As Hurricane Florence Approaches, One South Carolina Inmate Says 'Prisoners Are Extremely Nervous' About Their Safety - Pacific Standard

As Hurricane Florence Approaches, One South Carolina Inmate Says 'Prisoners Are Extremely Nervous' About Their Safety

Pacific Standard spoke with an inmate in Lee Correctional Institution as he and other prisoners prepared for the storm.
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Waves created by Hurricane Florence are seen along Cherry Grove Fishing Pier on September 14th, 2018, in North Myrtle Beach, South Carolina.

Waves created by Hurricane Florence are seen along Cherry Grove Fishing Pier on September 14th, 2018, in North Myrtle Beach, South Carolina.

As Hurricane Florence rips its way toward South Carolina, state and local governments have warned citizens to prepare for the worst. In Lee County—a rural inland farm area to the west of Columbia—tropical storm warnings are in effect. Public alerts for the county warn of gale-force winds and flash floods, and rivers threaten to flood their banks. The impacts of floodwaters, reports warn, could be "devastating to catastrophic."

Lee Correctional Institution, a prison located in the county, lies between the Black and Lynches rivers. But as others in the area prepare for the storm, take shelter, or flee even further inland, prisoners in Lee say they have been forced to remain on lockdown—just as they have since a riot that killed seven inmates in April (deaths that some blame on the prison staff's inaction).

"Prisoners are extremely nervous about this storm. Everyone is locked in. [There is] no movement," Tony, an inmate at Lee, writes to Pacific Standard via text.

Tony, who spoke to Pacific Standard on the condition of anonymity, has been incarcerated at Lee for eight years. Though he hasn't experienced a hurricane while in prison, he says he and other prisoners have heard about incarcerated people suffering during natural disasters.

The inmates are worried about water, Tony says: "We are afraid we will get no fresh water, like what happened in the past. Prisoners have been forced to drink dirty water."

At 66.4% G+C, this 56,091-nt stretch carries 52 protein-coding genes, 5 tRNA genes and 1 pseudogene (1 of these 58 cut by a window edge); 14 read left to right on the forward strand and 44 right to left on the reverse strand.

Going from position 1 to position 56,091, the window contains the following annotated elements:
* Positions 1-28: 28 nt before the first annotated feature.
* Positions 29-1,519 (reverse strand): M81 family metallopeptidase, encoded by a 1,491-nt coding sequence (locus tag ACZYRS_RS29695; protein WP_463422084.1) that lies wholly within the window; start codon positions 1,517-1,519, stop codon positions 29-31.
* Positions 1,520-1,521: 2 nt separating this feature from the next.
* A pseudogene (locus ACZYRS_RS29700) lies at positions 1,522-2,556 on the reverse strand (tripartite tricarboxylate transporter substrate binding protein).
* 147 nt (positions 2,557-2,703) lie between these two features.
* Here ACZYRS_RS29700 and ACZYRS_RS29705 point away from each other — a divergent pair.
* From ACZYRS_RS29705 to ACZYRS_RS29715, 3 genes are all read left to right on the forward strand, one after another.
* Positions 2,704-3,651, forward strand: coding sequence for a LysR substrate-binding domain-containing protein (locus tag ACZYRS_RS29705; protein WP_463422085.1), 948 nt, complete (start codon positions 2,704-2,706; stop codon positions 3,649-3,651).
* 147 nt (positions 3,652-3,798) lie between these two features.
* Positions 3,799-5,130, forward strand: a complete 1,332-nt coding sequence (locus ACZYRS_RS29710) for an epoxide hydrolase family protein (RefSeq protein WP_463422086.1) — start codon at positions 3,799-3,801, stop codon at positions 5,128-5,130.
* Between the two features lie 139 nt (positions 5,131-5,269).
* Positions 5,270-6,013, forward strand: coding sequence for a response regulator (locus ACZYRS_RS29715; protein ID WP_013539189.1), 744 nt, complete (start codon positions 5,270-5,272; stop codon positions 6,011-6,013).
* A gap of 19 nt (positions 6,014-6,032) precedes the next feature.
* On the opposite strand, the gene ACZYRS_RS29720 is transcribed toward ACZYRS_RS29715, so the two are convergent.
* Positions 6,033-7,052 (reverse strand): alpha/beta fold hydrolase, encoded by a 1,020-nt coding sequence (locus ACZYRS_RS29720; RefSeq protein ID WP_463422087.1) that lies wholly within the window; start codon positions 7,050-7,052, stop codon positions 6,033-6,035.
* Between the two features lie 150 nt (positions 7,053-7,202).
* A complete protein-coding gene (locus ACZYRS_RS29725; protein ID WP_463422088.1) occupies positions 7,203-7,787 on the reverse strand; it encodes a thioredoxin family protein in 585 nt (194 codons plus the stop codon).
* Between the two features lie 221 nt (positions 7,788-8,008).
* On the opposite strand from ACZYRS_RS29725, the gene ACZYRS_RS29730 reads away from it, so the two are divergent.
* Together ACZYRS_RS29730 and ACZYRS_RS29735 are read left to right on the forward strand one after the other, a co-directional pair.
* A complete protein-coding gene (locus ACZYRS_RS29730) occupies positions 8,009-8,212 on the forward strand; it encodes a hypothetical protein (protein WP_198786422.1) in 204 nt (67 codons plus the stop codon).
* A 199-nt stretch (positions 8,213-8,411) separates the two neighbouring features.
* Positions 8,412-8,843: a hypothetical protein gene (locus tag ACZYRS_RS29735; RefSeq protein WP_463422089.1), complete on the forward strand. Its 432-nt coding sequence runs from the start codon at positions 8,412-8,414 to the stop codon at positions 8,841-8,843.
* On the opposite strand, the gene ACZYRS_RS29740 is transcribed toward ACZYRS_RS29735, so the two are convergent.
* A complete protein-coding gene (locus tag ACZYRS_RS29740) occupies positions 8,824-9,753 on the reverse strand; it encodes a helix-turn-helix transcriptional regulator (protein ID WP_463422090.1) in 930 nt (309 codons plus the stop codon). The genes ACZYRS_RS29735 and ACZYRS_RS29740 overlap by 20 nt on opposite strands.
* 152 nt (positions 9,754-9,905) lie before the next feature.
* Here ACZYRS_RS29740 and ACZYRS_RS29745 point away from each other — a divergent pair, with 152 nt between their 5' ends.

Tony says that prisoners have been storing water in anything that can hold it. In a few cases, he says, guards have taken containers. (Reporting for The New Yorker, Daniel A. Gross said he had talked to prisoners in South Carolina and learned that some were not allowed to store bottled water to prepare for the storm, as the containers are considered contraband.)

During Hurricane Katrina in 2005, inmates trapped in New Orleans prisons reported hellish conditions. In hundreds of interviews with inmates after Katrina, human rights groups were told stories of chest-high, sewage-contaminated floodwater filling locked cells; prisoners going without water or food for days; and staff abandoning prisoners as the guards and others fled for safety.

Tony says he has no illusions that Lee's prison staff will stay put: If the waters rise, he expects the staff to abandon the inmates.

As mandatory evacuation orders were lifted later in the week, inmates at another South Carolina prison that did not evacuate, MacDougall Correctional Institution, were required to stay and fill thousands of sandbags for flood preparation, according to a tweet from the state's correctional department.

Tony says that prisoners in Lee have not been asked to fill sandbags or perform other work, as the entire prison, to the best of his knowledge, is on lockdown. (The South Carolina Department of Corrections did not immediately respond to requests for comment on Tony's claims.) He says prisoners who were on work release have been moved to locked areas for the storm. He worries that, if there's flooding, prisoners could drown in their cells.

He also says information from staff has been minimal: Tony knows of no evacuation plans for potential flooding, and says that "staff has given no pep talks."

"We feel [that] allowing for our confinement in prisons that are in Hurricane Florence's direct path ... is absolutely inexcusable," Tony says. "Prison officials, for the most part, do not view us as humans."

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